Personally I don't even see the point, I may not be the greatest sports fan but I like so see a good game or match, the interviews on the contrary are the point where I switch to see other things, I simply don't see the value of bad explanations/excuses just because the player is saying them.

-1 ( +1 / -2 )

At the end of the footie I always wait for the interviews.

0 ( +1 / -1 )

Tokyo-m, I think the question is not about the short on-court interviews and speeches the athletes give, but about the lengthy, mandatory press conferences afterwards. Which, in my opinion should not be mandatory; if an athlete wants to grant interviews to the press, he/she could arrange that at a convenient time.

-1 ( +1 / -2 )

Hey, when I publish I don't have to attend a news conference.

-1 ( +0 / -1 )

I think it's fine, but they ought to be coached in how to perform in such pressers, perhaps to be coached by some veteran US NBA/NFL/MBA stars.

First of all, at sports press conferences, an athlete is to speak of himself in the 3rd person singular:

"You get up in the morning , and you just push. You lift your weights. You eat your Wheeties. And you go out onto the tennis court and you just give it everything you got."

Your face should display apathy for those around you, and you should appear so relaxed that many might assume you had some sort of sexual release between the end of the game and the press conference.

Thank your parents. Thank God. Kiss your fingers, touch your forehead, and point to the sky. Thank sponsors.

Get paid.

-1 ( +0 / -1 )

It's an entertainment business. They are paid millions to play a game they love. I'm not saying that the press conferences are easy, but I think she should try getting a real job with your average boss and crappy colleagues.. maybe that would give her some perspective.

Frankly her comments are an insult to the rest of us who have no choice but to put up and get on with it, in far harder circumstances.

-2 ( +1 / -3 )

If it is in the contract that they have read, agreed to, and signed, then 100% yes they should have to, or face penalties. If it is not in their contract, they should not have to at all. I respect athletes and celebrities who refrain from talking to the press of their own volition, but not those who take the money from a contract, then renege when the conferences are in the contract, complain about the consequences -- and then complain about the conferences in media interviews they are paid for to boot. That is the definition of pathetic.

1 ( +3 / -2 )

Tokyo-m

Just imagine the scene.... the Wimbledon final, a long-hard fought contest, and at the end the winner trounces off with the trophy, no interview, just their back to the camera as they disappear off for their private celebrations. The journalists covering the event look around for something to do, the other player has also gone, no one wants to talk because it's bad for their "mental health".

OR... an alternate scene:

Where after he Wimbledon final, a long-hard fought contest, the winner sits down and is asked:

"What's your relationship status?"

"What kind of food do you like?"

-1 ( +1 / -2 )

She tries too hard to be honest. You can do that a couple of times, but when the same questions come again and again, even your honest answers start to sound dishonest to your own ears.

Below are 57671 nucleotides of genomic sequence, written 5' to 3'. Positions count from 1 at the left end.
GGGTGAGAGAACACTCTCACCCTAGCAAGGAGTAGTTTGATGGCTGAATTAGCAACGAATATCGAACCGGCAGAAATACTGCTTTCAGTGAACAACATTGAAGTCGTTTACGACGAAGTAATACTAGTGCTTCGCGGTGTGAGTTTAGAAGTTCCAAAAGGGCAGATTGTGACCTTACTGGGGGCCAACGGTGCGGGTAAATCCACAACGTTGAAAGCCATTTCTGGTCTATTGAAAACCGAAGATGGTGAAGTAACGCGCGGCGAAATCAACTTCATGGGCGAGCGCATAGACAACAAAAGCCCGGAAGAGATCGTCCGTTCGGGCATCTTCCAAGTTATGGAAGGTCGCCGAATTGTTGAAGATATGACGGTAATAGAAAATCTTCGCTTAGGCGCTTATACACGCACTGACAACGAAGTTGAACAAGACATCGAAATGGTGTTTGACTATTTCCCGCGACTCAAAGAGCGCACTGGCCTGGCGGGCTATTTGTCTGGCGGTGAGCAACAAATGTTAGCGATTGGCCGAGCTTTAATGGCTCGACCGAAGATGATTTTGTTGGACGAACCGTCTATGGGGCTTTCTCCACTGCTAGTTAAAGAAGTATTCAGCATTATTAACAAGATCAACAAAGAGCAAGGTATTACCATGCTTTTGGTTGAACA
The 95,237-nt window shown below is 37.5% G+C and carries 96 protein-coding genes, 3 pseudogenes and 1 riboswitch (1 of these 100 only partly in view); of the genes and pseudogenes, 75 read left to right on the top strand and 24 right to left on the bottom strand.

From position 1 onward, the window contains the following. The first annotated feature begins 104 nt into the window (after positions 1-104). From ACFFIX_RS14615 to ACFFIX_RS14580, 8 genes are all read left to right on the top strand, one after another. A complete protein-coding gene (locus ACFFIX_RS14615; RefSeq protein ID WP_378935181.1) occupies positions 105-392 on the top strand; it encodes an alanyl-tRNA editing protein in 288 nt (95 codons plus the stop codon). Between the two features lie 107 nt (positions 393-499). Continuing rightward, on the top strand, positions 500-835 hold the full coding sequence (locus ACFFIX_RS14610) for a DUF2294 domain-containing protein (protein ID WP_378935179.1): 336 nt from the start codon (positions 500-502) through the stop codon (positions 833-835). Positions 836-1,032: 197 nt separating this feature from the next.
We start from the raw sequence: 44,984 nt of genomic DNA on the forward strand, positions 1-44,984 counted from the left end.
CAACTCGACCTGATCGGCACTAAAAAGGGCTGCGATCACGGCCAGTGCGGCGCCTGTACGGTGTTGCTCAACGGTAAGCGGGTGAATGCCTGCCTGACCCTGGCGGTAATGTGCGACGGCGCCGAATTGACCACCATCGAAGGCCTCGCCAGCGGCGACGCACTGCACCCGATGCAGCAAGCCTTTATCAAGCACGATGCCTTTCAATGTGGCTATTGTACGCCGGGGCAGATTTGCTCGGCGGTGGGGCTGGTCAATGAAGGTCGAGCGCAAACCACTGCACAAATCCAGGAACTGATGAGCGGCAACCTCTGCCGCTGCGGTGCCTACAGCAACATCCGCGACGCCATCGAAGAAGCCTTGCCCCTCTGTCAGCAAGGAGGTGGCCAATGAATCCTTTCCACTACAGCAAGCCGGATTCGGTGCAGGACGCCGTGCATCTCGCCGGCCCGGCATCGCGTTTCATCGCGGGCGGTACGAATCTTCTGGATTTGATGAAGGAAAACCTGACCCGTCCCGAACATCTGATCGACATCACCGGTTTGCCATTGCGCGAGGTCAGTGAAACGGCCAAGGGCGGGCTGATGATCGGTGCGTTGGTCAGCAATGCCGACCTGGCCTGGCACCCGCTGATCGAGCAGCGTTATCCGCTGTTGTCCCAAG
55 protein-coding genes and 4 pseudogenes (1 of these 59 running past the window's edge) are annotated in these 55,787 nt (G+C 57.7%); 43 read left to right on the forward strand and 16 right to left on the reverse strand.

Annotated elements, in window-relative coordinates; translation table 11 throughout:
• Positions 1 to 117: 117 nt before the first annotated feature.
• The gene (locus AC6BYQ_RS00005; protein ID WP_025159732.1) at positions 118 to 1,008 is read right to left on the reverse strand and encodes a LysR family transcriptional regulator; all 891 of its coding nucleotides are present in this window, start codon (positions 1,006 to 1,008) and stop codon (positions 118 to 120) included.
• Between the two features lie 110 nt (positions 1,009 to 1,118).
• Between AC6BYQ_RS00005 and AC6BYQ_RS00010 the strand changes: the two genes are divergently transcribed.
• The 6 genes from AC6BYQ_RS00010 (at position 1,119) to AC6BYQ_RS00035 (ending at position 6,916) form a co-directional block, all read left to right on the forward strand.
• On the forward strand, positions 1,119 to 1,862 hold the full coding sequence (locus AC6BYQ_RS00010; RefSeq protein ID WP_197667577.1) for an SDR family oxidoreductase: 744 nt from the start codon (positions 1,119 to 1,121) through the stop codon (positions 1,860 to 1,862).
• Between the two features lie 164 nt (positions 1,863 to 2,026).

Maybe she needs teflon coaching for the interviews, as CaptainDH said above.

A list of escapes or side-steps even. "I prefer not to answer that question." "I dunno. Haven't really thought about that." "Gimme a break, not that old chestnut again!" "Ask me about the tennis." "The Olympics? Hahaha, that one's a landmine/booby trap."

0 ( +1 / -1 )

Only if they get paid for it.

1 ( +2 / -1 )

Do the hustle, I think this is a good idea. At least in professional tennis, players have to attend the mandatory press conference after the match. If the organizers would split the press conference from the prize money, and make a monetary "press bonus", then the players could choose to attend for the extra cash (and publicity), or skip it for whatever reasons they have. That would solve the present problems

0 ( +1 / -1 )

Interview should be optional. People are not robots!

2 ( +3 / -1 )

Who can actually attend a new- conf. after a hard game??

0 ( +1 / -1 )

Press conferences are a thing of the past ! We live in much more complex world now and every public statement just simply needs to be properly formulated by professionals.

-1 ( +0 / -1 )

Here is what can happen when sports stars are required to speak to the media.

https://www.youtube.com/watch?v=VwbXkFp25cI

Marshwn Lynch has his own brand of clothing, his company's profits increased after his 'interviews' as did requests for him to make guest appearances.

Here is another example of a sports personality dealing with the media.

Popovich is very popular except with 45's white nationalists and other right wingers.

https://www.youtube.com/watch?v=_XEKHH3jIi8

0 ( +0 / -0 )

Marshawn Lynch again

https://www.youtube.com/watch?v=lAe-caMBjDg

Richard Sherman with the media

https://www.youtube.com/watch?v=gzPy7D-l73A

0 ( +0 / -0 )

Ultimately these sports stars want to be in the spotlight... if they can't take the press/public interest in them then they've chosen the wrong career. Press intrusion is something else, but press conferences after a sporting event should be expected.

-1 ( +0 / -1 )

Perhaps the interviews should be shorter to reduce the likelihood of them being irritating.

If opting out is allowed, I would imagine most players would because it allows more rest and recovery. In the Tour de France, it is seen as disadvantageous for a favourite to get the yellow jersey early in the race, because they will have to do media work and signings while the other riders go back to their hotels. By unilaterally skipping interviews, Osaka would have gained an advantage over other players, hence the backlash from them, not just people who want to bash her anyway for other reasons.

1 ( +1 / -0 )

They get paid for their ability and talent, not their conversational skills. The media can go feed off something else.

0 ( +0 / -0 )

Journalists submit an intelligent and insightful question each and player chooses 10 they want to answer.

0 ( +0 / -0 )